After NPR first reported on the price, Amtrak issued a statement saying it would accommodate the passengers as “they originally requested.” The rail service agreed to receive seven people with wheelchairs for the trip Wednesday, according to Access Living officials.

Research shows federal disability payments encourage more family caregiving

Findings, published online by the Journal of Health Economics, suggest that disability recipients are using to provide financial compensation to their caregivers.

“These findings provide new evidence that family shares in the burden of disability and that the impact of disability benefits extends beyond the beneficiary to the entire family,” said Stephanie Rennane, the study’s author and an associate economist at RAND, a nonprofit research organization. “Receipt of federal disability benefits allows a family to reoptimize how they support one another.”

The conclusions in the article below were promising: “The benefits of federal disability payments are shared in complementary ways within the , enabling a more-holistic network of both formal and informal caregiving,” Rennane said. “The resources from disability insurance allow children to reallocate their time to care for their parents.”


Implicit bias training every two years

Last month California signed in a bill, which should be effective 1/1/2020, that requires “all court staff who interact with the public” to complete implicit bias training “every 2 years.”  What a great law!  Maybe Oregon will follow?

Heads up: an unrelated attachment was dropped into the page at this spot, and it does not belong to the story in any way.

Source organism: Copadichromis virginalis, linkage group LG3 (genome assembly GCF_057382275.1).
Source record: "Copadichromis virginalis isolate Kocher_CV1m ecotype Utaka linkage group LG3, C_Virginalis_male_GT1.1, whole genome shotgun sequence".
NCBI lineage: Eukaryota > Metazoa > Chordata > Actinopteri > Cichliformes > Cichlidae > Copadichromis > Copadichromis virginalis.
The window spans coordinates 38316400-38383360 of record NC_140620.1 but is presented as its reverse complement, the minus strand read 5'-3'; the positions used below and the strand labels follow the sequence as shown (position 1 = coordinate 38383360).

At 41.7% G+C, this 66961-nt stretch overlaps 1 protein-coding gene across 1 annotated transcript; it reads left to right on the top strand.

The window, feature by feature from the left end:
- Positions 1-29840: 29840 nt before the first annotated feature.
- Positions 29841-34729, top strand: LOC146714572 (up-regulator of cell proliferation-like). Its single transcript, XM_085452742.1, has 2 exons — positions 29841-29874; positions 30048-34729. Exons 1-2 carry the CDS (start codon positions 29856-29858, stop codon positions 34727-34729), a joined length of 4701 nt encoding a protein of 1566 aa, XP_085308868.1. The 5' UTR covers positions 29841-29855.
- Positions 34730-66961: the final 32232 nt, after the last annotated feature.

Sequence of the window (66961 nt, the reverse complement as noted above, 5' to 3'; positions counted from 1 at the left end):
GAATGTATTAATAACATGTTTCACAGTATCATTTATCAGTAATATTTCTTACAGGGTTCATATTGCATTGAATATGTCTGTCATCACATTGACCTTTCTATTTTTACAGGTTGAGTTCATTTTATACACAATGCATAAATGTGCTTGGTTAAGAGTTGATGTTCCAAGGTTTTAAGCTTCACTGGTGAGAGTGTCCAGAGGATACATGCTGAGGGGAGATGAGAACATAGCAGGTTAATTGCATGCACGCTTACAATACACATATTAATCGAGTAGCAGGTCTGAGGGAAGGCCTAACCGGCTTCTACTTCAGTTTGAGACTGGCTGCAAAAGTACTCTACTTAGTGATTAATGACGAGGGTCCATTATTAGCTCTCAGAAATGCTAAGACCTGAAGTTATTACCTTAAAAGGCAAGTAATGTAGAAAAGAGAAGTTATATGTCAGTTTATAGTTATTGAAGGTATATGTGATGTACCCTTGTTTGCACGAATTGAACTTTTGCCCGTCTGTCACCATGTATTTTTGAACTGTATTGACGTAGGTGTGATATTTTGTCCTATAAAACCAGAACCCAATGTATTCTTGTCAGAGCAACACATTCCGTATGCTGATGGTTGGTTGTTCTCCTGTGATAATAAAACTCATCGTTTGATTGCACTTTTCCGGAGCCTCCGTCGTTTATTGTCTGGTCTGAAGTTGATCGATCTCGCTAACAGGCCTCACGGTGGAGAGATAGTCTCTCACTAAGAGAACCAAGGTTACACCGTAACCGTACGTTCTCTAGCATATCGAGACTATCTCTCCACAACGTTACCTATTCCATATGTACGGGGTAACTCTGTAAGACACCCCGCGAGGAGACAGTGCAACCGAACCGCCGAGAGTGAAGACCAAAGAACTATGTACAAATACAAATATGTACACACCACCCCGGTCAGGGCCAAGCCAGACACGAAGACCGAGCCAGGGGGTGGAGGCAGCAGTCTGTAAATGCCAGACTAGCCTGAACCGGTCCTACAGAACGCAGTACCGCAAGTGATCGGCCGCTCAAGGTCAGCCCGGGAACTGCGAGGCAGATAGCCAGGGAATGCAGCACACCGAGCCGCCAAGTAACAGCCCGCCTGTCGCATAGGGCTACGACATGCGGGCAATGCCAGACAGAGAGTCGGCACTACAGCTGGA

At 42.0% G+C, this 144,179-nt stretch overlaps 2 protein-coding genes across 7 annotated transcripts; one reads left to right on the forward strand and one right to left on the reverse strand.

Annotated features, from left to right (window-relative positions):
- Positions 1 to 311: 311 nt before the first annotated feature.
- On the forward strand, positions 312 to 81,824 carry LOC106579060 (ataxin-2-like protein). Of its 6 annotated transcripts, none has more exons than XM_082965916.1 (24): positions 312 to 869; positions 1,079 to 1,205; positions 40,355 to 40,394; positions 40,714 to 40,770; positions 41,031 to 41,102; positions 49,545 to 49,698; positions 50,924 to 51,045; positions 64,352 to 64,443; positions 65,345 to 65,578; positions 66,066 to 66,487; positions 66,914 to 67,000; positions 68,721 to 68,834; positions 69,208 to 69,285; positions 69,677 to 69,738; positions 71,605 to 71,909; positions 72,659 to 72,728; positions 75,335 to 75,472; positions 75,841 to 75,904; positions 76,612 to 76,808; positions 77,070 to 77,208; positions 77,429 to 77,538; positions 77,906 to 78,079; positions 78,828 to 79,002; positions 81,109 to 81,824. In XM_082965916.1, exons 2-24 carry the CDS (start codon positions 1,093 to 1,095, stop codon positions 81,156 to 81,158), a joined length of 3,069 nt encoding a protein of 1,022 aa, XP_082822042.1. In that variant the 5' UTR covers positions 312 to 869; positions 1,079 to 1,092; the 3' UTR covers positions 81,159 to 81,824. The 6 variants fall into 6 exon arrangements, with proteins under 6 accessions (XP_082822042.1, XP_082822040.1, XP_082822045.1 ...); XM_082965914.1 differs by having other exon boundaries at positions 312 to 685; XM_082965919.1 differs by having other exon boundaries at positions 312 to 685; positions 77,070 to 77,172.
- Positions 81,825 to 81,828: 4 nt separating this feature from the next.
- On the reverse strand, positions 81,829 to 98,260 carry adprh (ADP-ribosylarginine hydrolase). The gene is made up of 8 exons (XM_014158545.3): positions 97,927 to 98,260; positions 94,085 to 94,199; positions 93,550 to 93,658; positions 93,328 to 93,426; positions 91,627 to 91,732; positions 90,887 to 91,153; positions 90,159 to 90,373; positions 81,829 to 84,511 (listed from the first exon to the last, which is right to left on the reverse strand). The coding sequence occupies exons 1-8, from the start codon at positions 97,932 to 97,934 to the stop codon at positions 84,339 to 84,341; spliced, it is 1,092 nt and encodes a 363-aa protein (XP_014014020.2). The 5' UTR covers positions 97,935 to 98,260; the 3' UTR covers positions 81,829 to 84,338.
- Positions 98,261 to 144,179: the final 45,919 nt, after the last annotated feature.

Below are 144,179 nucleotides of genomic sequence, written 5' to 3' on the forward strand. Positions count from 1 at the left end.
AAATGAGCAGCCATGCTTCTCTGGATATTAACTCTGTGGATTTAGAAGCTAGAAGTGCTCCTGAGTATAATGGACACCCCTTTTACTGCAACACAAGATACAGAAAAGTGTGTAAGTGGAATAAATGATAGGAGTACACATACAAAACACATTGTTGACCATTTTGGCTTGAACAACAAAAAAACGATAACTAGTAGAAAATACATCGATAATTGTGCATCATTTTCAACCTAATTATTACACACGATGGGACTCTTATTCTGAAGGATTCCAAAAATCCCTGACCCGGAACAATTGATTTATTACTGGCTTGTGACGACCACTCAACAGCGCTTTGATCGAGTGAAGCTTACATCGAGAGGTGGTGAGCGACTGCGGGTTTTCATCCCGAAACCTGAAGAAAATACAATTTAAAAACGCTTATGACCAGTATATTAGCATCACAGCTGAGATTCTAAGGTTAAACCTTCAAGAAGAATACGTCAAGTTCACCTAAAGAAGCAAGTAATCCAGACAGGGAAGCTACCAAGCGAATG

The drafters defined implicit bias as shown below and it included bias based on mental or physical disabilities, medical condition or genetic information.  The requirement for repeat implicit bias training for all court staff dealing with the public was impressive and laudable.

The bill language stated:

(1) Existing law authorizes the Judicial Council to provide by rule of court for racial, ethnic, and gender bias, and sexual harassment training and training for any other bias based on sex, race, color, religion, ancestry, national origin, ethnic group identification, age, mental disability, physical disability, medical condition, genetic information, marital status, or sexual orientation for judges, commissioners, and referees.
This bill would authorize the Judicial Council to develop training on implicit bias with respect to these characteristics. The bill would require all court staff who interact with the public to complete 2 hours of any training developed by the Judicial Council pursuant to this authorization every 2 years. The bill would authorize the Judicial Council to adopt a rule of court, effective January 1, 2021, to implement these requirements.


Read more here:

AB 242 (Kamlager-Dove) – Courts: Attorneys: Implicit Bias: Training

Authorizes the Judicial Council to develop training on implicit bias with respect to certain characteristics. Requires all court staff who interact with the public to complete 2 hours of any training developed by the Judicial Council pursuant to this authorization every 2 years. (DRC had a support position)

Signed 10/02/2019. Eff. 01/01/2020. Chapter No. 2019-418